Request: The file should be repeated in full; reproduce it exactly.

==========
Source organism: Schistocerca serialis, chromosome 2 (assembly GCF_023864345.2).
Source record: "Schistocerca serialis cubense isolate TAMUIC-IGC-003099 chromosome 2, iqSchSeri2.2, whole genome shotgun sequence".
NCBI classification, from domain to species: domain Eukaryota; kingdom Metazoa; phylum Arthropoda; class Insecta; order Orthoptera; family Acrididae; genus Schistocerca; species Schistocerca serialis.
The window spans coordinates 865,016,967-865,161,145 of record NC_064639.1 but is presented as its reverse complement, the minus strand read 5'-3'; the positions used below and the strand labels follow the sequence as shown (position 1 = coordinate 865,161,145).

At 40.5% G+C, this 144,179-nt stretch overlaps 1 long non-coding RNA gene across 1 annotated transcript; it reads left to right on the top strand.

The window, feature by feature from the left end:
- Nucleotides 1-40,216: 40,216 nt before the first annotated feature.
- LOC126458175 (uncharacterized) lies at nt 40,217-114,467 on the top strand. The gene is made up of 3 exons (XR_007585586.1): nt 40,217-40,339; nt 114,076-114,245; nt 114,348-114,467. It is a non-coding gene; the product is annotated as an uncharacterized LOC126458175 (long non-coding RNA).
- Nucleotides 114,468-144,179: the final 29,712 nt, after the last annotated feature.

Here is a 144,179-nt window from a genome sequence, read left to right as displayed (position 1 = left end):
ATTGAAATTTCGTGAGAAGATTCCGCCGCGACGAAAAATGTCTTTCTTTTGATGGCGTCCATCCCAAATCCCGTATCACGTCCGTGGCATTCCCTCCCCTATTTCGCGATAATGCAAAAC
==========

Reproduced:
Source organism: Schistocerca serialis, chromosome 2 (assembly GCF_023864345.2).
Source record: "Schistocerca serialis cubense isolate TAMUIC-IGC-003099 chromosome 2, iqSchSeri2.2, whole genome shotgun sequence".
NCBI classification, from domain to species: domain Eukaryota; kingdom Metazoa; phylum Arthropoda; class Insecta; order Orthoptera; family Acrididae; genus Schistocerca; species Schistocerca serialis.
The window spans coordinates 865,016,967-865,161,145 of record NC_064639.1 but is presented as its reverse complement, the minus strand read 5'-3'; the positions used below and the strand labels follow the sequence as shown (position 1 = coordinate 865,161,145).

At 40.5% G+C, this 144,179-nt stretch overlaps 1 long non-coding RNA gene across 1 annotated transcript; it reads left to right on the top strand.

The window, feature by feature from the left end:
- Nucleotides 1-40,216: 40,216 nt before the first annotated feature.
- LOC126458175 (uncharacterized) lies at nt 40,217-114,467 on the top strand. The gene is made up of 3 exons (XR_007585586.1): nt 40,217-40,339; nt 114,076-114,245; nt 114,348-114,467. It is a non-coding gene; the product is annotated as an uncharacterized LOC126458175 (long non-coding RNA).
- Nucleotides 114,468-144,179: the final 29,712 nt, after the last annotated feature.

Here is a 144,179-nt window from a genome sequence, read left to right as displayed (position 1 = left end):
ATTGAAATTTCGTGAGAAGATTCCGCCGCGACGAAAAATGTCTTTCTTTTGATGGCGTCCATCCCAAATCCCGTATCACGTCCGTGGCATTCCCTCCCCTATTTCGCGATAATGCAAAAC